The second-day story from New York City’s primaries last week could have been the exceptional performance of the city’s unique system of small-donor public financing. By providing a six-dollar public match for every dollar raised in contributions of $175 or less, the system enabled the little-known Scott Stringer to compete with and defeat Eliot Spitzer’s family fortune in the race for Comptroller. On the Republican side, it helped mayoral nominee Joe Lhota, who received almost half his total spending in public money, to overcome another self-financed millionaire. The top three Democratic candidates for mayor finished in reverse order of the amount of private money they had raised, and as Alec MacGillis noted here, public financing allowed the eventual nominee, Bill de Blasio, to resist the policy preferences of big donors, such as opposition to paid sick leave. Dozens of city council and other races featured three or more candidates with enough money to compete. But instead of celebrating a system that finally emerged from the shadows of Michael Bloomberg’s personal spending to show its value, we’ve had handwringing about the rise of “outside money,” or spending by groups other than the candidates and parties, in New York City politics. Jim Dwyer in The New York Times argued that outside spending was “reshaping” city politics, focusing on three independent committees: one that promoted “Anybody But [Christine] Quinn,” based on the City Council speaker’s refusal to block horse carriages from Central Park; a tiny committee formed to support Lhota, with contributions solely from David and Julia Koch; and Jobs for New York, the biggest outside spender, a front for the real estate industry.Full Article: New York's Campaign-Finance Law Worked, but New Yorkers Still Won't Celebrate It | New Republic.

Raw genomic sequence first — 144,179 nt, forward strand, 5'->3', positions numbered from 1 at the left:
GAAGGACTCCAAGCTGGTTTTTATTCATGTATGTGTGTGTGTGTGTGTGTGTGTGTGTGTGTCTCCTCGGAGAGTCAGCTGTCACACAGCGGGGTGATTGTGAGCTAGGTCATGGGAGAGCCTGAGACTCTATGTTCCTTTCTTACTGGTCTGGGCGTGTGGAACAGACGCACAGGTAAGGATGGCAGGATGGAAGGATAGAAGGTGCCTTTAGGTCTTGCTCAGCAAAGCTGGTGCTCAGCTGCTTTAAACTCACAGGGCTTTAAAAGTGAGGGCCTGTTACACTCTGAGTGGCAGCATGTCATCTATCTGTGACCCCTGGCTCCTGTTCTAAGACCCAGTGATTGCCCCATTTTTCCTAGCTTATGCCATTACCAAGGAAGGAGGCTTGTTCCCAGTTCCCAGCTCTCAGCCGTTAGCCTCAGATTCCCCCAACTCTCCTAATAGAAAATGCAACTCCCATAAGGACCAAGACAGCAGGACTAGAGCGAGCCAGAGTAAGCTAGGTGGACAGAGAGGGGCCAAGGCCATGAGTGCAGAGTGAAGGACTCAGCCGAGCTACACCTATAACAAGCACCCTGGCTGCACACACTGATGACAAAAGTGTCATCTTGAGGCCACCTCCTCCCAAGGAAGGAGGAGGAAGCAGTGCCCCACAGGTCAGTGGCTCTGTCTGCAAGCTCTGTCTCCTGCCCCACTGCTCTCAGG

Sep 17 2013